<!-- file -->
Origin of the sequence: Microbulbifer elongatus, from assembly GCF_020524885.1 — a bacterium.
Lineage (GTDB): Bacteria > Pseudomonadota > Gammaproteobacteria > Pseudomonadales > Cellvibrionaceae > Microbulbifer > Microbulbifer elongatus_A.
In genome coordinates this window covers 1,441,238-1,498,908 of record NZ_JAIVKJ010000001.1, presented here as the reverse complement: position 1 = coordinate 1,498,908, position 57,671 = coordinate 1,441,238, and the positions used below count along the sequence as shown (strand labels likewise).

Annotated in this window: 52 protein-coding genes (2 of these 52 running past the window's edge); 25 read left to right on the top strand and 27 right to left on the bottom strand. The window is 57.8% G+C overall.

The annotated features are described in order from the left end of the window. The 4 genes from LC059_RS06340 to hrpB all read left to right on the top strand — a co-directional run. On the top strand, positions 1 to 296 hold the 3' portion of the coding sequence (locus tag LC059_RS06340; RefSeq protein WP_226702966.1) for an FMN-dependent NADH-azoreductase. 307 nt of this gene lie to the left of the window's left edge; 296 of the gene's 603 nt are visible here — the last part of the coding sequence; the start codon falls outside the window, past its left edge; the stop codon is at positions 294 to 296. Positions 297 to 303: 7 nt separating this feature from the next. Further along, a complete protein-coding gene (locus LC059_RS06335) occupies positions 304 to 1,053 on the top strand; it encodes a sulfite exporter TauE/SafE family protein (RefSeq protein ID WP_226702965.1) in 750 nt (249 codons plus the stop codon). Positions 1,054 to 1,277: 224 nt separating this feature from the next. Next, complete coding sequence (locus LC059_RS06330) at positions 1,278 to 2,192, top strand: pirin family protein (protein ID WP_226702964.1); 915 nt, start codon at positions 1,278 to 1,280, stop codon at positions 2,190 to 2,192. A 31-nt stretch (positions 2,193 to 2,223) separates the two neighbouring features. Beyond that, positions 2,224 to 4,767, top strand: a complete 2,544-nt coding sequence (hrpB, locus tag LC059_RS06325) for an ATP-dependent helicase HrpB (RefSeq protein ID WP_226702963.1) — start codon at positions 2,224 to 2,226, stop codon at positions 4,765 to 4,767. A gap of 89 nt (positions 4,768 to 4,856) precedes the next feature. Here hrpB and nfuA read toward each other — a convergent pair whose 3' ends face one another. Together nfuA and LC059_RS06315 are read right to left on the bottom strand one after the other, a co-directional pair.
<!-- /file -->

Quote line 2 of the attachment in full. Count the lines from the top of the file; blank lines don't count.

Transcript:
Lineage (GTDB): Bacteria > Pseudomonadota > Gammaproteobacteria > Pseudomonadales > Cellvibrionaceae > Microbulbifer > Microbulbifer elongatus_A.